Trump Aides Fill News Shows With Tone-Deaf Remarks on Domestic Violence

Kellyanne Conway

Aides to Donald Trump, especially Kellyanne Conway, made the rounds of the Sunday talk shows to address allegations of domestic violence by recently fired White House staffers – and sounded pretty tone-deaf.

Conway appeared on both CNN’s State of the Union and ABC’s This Week With George Stephanopoulos. On the former, she said she had “no reason not to believe” accusations of abuse made by the two ex-wives of White House staff secretary Rob Porter, who resigned Wednesday.

"In this case, you have contemporaneous police reports, you have women speaking to the FBI under threat of perjury ... you have photographs, and when you look at all of that pulled together, Rob Porter did the right thing by resigning," she told host Jake Tapper. But she also said people should be given the benefit of the doubt – she said Trump and chief of staff John Kelly initially found the allegations hard to believe, just as she’d find it hard to believe such an allegation about Tapper.

Yet Trump appeared to defend Porter and another White House staffer, speechwriter David Sorensen, who resigned Friday after his ex-wife accused him of domestic violence, when he tweeted Saturday, “Peoples [sic] lives are being shattered and destroyed by a mere allegation. ... There is no recovery for someone falsely accused - life and career are gone. Is there no such thing any longer as Due Process?”

And Kelly had called Porter a “man of true integrity” as late as this week, even though by early last fall, Kelly and other trop Trump aides knew Porter “was facing troubles in obtaining his security clearance and that his ex-wives claimed he had abused them,” CNN reports. White House staffers have contended Kelly knew about the extent of the accusations only Tuesday night.

Further, Conway told Tapper she didn’t worry about White House communications director Hope Hicks dating Porter, as “I’ve rarely met somebody so strong with such excellent instincts and loyalty and smarts” – as if strong, smart women are never abused.

On This Week, Conway told Stephanopoulos that Trump has “great compassion and understanding for, for women on many different issues,” a remark that undoubtedly made many viewers choke on their Cheerios.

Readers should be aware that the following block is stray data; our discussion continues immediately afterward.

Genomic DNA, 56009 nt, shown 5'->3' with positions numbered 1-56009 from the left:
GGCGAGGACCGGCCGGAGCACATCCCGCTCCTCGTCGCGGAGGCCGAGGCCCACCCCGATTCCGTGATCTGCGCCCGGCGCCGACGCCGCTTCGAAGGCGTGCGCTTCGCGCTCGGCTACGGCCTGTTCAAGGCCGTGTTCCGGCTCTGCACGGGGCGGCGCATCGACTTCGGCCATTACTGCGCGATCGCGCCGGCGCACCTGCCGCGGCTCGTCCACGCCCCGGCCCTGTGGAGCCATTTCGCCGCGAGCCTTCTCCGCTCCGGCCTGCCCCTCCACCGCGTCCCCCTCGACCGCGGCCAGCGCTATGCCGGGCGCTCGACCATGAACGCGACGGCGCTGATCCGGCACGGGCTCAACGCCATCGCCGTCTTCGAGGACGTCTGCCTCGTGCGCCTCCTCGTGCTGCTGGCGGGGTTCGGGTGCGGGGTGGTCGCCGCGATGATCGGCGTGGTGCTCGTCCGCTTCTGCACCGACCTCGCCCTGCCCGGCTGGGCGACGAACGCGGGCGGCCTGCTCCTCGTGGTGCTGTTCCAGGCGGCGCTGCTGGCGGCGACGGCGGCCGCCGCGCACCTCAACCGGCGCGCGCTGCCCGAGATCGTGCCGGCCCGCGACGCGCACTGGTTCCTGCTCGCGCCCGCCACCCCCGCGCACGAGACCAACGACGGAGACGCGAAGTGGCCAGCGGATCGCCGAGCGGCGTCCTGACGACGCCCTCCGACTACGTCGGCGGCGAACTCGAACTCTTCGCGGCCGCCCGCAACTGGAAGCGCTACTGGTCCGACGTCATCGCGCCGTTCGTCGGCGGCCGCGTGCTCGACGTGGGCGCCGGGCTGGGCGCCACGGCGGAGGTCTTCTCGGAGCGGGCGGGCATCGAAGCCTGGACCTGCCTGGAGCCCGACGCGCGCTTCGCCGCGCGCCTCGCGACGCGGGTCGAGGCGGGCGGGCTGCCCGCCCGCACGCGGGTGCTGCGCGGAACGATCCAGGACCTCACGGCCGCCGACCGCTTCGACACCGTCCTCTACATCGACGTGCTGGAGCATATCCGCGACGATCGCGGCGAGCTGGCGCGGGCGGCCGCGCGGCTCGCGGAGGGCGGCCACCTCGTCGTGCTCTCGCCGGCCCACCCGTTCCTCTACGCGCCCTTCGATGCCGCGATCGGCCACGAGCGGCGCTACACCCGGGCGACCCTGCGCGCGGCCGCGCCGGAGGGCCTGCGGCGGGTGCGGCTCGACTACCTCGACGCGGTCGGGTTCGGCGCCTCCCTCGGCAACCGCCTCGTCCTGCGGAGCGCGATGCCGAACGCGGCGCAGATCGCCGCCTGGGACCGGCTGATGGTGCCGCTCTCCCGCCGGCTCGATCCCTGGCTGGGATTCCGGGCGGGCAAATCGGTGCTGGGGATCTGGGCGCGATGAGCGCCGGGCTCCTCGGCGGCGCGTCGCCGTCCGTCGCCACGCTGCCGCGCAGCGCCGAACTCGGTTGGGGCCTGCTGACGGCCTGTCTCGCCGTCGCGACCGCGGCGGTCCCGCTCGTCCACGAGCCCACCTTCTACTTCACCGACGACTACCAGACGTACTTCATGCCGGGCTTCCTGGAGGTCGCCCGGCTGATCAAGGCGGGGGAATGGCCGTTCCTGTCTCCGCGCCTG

She made the comment after Stephanopoulos said, “There does seem to be a pattern here. When a friend or an ally -- a man -- of the president's gets in trouble with these allegations of, of abuse or sexual harassment, the president's sympathies immediately go to the man, whether it's Bill O'Reilly or Roger Ailes or Roy Moore or Rob Porter. Why is that, and do you understand the problem that creates for the president?”

After touting Trump’s “compassion and understanding,” Conway added, “I think he’s doing a great job for America’s women. We have to look at the full picture. ... We are a safer, more prosperous nation -- that includes all of us, including the nation’s women -- because of Donald Trump’s leadership.”

Then on NBC’s Meet the Press, host Chuck Todd asked White House legislative affairs director Marc Short why Trump had trouble believing the women who accuse men of physical or sexual abuse, playing clips of Trump defending Mike Tyson, Roger Ailes, and Roy Moore. He then asked if Ttump believed the accusations against Porter.

Short said the president has been upset over the years by accusations against himself and is “saddened” by the allegations against Porter, adding, “I think he’s very disturbed by it, and I think he’s very disappointed. I think he believes that the resignation was appropriate.”

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